Moreover, Deltec is not the only manufacturer coming to the fore to bring factory quality to housing in the 21st century. Boxabl, a Las Vegas, NV, home manufacturer, goes farther, producing a home in a box. Boxabl has targeted the affordable home market. Its products are simply unfolded on the homesite, allowing them to be in place in less than a day.
Moreover, Boxabl units are modular so they can be combined horizontally or stacked vertically up to five or seven stories to create larger living units or even multi-family dwellings. Boxabl’s initial offering is a small unit called a Casita.
Both Deltec and Boxabl offer factory uniformity and quality, including features to improve disaster-proofing for all conditions. The factory environment allows materials, automation, and quality control, which are not possible with the usual site-built construction methods.
From a capital usage perspective, i.e., keeping costs low while speeding time to revenue, the advantages of a factory modularized building solution are apparent. There are other advantages, too, especially with the Boxabl approach. If needs change over time, modular units can more readily be rearranged to meet evolving market perceptions. The average time for construction of a multifamily building is, roughly, 12 months, so shortening that to a fraction is a major boost toward keeping the cost of capital low and getting to revenue sooner.
Cozy Home Community
Mr. Thornhill is not only breaking new ground in envisioning senior housing constructed with prefabrication, he is also an advocate for a larger concept of community. Mr. Thornhill believes that community can be age-targeted but ought not to be age-segregated. Mr. Thornhill puts it somewhat differently from today’s senior living perspective. His message is that it’s, “a new approach to living for a new stage in life: let’s call it ‘pre-senior.’ It’s that time in your life when you’re no longer raising kids or perhaps even working, and long before you reach ‘old age.’”
His concept is a step toward age-agnostic living, though he does not go as far as what was envisioned in the Senior Living Foresight series “Opportunity Beyond Age Segregation.” Mr. Thornhill is a baby boomer himself, so his insights reflect thinking among his contemporaries, many of whom are resistant to today’s perceptions of senior living, whether those perceptions are accurate or not.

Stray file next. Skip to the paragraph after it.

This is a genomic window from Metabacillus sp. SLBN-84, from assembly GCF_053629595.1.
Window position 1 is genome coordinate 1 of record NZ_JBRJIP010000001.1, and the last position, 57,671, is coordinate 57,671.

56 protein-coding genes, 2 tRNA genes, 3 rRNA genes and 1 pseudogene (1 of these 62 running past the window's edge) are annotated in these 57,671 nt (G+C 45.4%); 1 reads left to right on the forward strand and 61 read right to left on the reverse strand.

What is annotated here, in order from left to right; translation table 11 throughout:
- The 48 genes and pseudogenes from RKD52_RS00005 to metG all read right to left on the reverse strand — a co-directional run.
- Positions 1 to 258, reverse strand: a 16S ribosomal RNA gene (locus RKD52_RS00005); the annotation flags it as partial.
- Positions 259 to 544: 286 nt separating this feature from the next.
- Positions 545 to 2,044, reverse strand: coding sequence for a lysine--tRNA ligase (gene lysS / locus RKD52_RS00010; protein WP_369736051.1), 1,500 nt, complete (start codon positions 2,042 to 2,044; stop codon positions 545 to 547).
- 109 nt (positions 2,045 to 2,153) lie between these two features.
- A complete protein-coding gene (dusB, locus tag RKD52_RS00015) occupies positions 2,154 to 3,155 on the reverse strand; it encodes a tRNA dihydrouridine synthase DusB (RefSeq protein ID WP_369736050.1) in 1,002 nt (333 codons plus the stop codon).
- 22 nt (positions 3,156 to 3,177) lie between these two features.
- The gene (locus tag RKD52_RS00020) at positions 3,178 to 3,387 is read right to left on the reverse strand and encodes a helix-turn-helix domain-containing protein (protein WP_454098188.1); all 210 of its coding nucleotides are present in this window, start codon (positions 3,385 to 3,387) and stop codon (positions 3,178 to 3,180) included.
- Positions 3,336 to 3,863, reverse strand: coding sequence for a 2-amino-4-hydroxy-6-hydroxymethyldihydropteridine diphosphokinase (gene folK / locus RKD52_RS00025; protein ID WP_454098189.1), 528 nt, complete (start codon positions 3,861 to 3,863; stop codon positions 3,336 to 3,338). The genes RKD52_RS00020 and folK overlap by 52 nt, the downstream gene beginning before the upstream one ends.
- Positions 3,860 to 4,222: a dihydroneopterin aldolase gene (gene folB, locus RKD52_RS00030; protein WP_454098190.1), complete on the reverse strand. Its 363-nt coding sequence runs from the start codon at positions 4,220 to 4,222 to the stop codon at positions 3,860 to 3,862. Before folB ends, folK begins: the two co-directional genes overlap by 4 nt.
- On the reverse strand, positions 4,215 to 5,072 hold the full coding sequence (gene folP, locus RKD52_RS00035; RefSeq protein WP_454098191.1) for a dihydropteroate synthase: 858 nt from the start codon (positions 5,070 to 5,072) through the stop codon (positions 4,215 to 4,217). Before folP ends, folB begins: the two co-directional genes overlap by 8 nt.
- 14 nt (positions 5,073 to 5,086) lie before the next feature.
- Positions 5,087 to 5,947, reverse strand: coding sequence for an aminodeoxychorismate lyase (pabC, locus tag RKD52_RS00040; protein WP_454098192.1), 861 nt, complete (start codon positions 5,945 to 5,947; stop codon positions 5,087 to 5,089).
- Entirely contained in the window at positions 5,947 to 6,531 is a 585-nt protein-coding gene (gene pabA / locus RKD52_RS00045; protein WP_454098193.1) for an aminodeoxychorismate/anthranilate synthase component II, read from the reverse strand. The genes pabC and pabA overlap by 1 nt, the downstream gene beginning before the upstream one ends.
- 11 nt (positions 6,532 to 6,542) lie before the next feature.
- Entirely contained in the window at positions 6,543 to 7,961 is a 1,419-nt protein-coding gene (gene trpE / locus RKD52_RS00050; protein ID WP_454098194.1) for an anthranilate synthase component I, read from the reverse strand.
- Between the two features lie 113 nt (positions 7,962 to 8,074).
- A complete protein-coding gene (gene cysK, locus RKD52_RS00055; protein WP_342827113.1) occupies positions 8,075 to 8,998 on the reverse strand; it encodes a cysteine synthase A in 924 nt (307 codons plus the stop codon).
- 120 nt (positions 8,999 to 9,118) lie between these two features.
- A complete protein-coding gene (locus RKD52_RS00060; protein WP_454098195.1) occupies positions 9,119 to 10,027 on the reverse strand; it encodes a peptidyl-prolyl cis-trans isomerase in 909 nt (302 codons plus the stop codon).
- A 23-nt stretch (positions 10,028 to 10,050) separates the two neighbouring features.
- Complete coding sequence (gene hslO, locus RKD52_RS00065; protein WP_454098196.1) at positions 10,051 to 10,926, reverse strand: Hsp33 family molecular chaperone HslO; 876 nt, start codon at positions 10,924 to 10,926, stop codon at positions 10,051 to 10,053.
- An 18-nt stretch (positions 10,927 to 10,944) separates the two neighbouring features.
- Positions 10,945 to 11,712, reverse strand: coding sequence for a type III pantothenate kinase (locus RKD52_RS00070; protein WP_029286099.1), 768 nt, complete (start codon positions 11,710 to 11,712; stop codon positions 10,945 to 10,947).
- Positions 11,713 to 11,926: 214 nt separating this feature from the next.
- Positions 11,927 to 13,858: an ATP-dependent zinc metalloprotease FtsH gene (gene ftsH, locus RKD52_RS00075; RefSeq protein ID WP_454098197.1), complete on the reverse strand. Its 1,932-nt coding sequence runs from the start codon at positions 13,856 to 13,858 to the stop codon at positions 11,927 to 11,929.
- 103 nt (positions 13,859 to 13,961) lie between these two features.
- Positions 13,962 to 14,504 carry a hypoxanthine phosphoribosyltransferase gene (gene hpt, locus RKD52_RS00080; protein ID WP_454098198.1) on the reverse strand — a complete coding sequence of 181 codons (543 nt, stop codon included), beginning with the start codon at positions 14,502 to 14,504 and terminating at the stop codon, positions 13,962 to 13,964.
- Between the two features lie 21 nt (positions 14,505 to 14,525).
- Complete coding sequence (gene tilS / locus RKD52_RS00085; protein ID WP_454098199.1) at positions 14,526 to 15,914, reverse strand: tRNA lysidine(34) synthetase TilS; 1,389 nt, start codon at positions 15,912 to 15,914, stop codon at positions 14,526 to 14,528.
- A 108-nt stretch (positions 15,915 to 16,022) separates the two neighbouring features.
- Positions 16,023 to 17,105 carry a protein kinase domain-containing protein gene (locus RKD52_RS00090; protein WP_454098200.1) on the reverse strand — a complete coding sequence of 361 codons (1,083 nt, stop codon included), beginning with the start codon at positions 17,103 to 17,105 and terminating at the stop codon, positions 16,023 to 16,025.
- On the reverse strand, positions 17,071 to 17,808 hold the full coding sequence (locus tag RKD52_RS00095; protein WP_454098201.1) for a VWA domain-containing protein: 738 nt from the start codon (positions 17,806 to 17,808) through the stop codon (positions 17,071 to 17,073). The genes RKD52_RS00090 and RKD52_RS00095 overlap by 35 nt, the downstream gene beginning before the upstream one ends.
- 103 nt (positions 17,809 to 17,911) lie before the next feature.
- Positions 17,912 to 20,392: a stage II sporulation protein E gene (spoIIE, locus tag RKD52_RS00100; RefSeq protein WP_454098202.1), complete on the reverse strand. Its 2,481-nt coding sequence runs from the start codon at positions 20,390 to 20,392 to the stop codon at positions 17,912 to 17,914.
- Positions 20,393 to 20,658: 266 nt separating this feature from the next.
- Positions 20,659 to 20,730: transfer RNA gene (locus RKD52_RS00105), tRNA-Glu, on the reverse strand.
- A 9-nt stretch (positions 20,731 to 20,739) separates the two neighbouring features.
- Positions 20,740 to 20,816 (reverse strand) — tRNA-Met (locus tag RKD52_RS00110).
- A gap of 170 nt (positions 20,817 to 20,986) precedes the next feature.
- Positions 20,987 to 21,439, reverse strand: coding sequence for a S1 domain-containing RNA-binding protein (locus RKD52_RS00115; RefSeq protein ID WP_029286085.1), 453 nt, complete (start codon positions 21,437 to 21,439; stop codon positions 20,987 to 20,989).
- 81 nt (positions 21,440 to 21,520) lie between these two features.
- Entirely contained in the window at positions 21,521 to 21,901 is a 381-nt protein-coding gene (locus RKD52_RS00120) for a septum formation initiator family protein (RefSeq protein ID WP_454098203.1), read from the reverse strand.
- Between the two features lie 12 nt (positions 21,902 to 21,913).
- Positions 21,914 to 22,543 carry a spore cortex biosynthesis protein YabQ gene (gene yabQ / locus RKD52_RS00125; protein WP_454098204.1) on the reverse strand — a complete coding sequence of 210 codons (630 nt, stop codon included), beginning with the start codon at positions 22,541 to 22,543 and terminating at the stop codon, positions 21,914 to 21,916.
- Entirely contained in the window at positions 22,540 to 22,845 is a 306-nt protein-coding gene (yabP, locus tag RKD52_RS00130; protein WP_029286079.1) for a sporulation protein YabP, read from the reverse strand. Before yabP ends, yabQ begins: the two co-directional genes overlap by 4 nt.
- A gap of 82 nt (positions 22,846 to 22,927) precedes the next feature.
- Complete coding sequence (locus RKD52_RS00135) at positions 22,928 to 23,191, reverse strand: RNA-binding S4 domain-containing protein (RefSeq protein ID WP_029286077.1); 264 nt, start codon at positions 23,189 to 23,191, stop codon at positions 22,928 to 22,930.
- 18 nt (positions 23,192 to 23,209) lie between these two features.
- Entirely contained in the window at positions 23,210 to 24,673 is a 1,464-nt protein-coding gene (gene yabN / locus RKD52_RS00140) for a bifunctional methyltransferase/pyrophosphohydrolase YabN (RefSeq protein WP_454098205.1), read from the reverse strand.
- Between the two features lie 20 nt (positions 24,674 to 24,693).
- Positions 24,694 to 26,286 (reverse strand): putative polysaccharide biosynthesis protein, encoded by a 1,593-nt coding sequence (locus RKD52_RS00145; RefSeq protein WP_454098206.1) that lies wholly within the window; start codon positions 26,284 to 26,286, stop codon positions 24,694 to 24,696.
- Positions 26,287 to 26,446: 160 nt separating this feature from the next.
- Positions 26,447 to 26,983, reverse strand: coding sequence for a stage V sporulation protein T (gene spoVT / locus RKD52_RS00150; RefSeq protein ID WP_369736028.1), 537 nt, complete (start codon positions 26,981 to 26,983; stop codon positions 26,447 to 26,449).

As our culture changes, shifts, and evolves, the market for housing is changing, including who we consider as our neighbors. We are trying to become a more tolerant and inclusive society. There is a growing perception among people who are aging or who work among the aged that the nature of age is changing. It is no longer the distressing condition it was once perceived to be. Increasingly, it is a time of new fulfillment in which people, freed from other concerns, find new paths toward societal contribution. Communal living can provide that freedom.
In the past, we often saw age as a slow decline toward life’s end. Increasingly, it is a time of new purpose leading toward a more clifflike ending. With that experiential change, our ideas for how we want to live are also changing. The boomers, now in their sixties and seventies, may not articulate in these stark terms what makes them different. Still, they predominantly object to being treated as though they have become intrinsically different because of a birthday. That affects the housing industry and senior living in particular.